Evaluating Constructive And Typological Retrofits In Solid Masonry Historic Buildings
Free (open access)
381 - 391
S. Alves, J. J. Sendra
The historic centre of Oporto, Unesco’s World Heritage, should not be acknowledged merely as a set of harmonic façades to preserve. National cultural heritage preservation policies tend to interpret it that way, by allowing alterations on its building’s interior. On the other hand, energy commitments assumed, lean towards a propensity to encompass these masonry buildings on this challenge. Although energy regulations allow the exclusion of these buildings, some common retrofit strategies are often proposed. The enhancement of the buildings envelope by adding thermal insulation materials on the interior, or the substitution of single glazed window for a double glazed one are clearly efficient on reducing the envelope’s U-value. However, given the specificity of these buildings morphology and its constructive system, there is both an architectural and energetic heritage to preserve. This paper aims to establish this sustainable inherent value, by exploring the potential of a non-intrusive retrofit and its influence on the most expressive energy demand in Oporto – the heating loads. Three models of typological retrofits were defined, using as a criterion the most usual ownership of these buildings. Two retrofit strategies were simulated within these models, according to national regulation’s methodology: the enhancement of ventilation and the substitution of the single glazed windows for double glazed ones. Analysis of data obtained evidenced the energetic potential of these buildings on its genesis. The enhancement of ventilation showed to be a most expressive measure in order to reduce operating energy for heating.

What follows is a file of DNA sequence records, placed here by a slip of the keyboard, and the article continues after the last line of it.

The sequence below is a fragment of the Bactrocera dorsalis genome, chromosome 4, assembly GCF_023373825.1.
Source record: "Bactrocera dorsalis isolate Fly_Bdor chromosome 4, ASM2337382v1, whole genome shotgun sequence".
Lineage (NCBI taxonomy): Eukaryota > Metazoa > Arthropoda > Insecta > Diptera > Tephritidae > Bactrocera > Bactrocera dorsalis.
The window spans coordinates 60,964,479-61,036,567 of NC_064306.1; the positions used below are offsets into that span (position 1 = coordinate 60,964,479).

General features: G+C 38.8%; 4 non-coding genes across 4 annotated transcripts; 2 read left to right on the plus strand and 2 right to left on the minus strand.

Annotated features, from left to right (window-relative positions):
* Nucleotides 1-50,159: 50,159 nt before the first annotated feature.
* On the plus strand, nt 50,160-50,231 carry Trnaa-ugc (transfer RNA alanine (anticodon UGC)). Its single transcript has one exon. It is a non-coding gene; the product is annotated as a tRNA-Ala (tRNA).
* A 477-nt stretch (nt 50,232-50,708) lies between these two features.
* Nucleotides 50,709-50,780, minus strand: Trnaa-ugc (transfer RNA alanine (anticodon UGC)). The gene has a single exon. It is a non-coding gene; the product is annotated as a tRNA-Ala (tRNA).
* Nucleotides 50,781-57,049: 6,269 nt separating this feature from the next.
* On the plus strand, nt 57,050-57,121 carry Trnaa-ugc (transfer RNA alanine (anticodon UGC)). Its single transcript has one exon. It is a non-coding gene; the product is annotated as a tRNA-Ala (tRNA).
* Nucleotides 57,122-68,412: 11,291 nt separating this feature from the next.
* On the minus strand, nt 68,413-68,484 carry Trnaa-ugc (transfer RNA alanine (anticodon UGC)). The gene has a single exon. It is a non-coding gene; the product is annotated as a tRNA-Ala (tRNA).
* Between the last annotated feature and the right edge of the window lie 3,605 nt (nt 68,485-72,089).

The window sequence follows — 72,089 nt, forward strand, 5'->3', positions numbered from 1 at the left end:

historic centres, masonry buildings, retrofitting, energy efficiency, glazing, ventilation